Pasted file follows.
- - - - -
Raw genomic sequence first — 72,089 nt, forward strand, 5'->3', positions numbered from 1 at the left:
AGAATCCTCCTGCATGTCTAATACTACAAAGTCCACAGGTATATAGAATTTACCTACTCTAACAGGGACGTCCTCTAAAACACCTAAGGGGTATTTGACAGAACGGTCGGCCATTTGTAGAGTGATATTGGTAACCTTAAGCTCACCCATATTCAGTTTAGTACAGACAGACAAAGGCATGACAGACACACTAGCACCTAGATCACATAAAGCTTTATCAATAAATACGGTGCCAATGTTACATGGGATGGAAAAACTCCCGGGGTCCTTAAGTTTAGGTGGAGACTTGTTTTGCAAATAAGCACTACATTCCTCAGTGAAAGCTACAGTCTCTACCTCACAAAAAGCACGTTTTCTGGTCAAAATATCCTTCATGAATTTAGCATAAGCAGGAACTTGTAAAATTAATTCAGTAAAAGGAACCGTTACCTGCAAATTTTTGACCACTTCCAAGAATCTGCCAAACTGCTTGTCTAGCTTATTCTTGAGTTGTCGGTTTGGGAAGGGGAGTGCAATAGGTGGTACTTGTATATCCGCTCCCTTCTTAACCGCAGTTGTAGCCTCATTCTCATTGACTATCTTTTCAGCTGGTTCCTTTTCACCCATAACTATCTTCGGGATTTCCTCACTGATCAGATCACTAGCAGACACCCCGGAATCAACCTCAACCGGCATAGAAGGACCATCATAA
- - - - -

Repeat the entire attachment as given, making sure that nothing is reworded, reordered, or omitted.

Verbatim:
Raw genomic sequence first — 72,089 nt, forward strand, 5'->3', positions numbered from 1 at the left:
AGAATCCTCCTGCATGTCTAATACTACAAAGTCCACAGGTATATAGAATTTACCTACTCTAACAGGGACGTCCTCTAAAACACCTAAGGGGTATTTGACAGAACGGTCGGCCATTTGTAGAGTGATATTGGTAACCTTAAGCTCACCCATATTCAGTTTAGTACAGACAGACAAAGGCATGACAGACACACTAGCACCTAGATCACATAAAGCTTTATCAATAAATACGGTGCCAATGTTACATGGGATGGAAAAACTCCCGGGGTCCTTAAGTTTAGGTGGAGACTTGTTTTGCAAATAAGCACTACATTCCTCAGTGAAAGCTACAGTCTCTACCTCACAAAAAGCACGTTTTCTGGTCAAAATATCCTTCATGAATTTAGCATAAGCAGGAACTTGTAAAATTAATTCAGTAAAAGGAACCGTTACCTGCAAATTTTTGACCACTTCCAAGAATCTGCCAAACTGCTTGTCTAGCTTATTCTTGAGTTGTCGGTTTGGGAAGGGGAGTGCAATAGGTGGTACTTGTATATCCGCTCCCTTCTTAACCGCAGTTGTAGCCTCATTCTCATTGACTATCTTTTCAGCTGGTTCCTTTTCACCCATAACTATCTTCGGGATTTCCTCACTGATCAGATCACTAGCAGACACCCCGGAATCAACCTCAACCGGCATAGAAGGACCATCATAA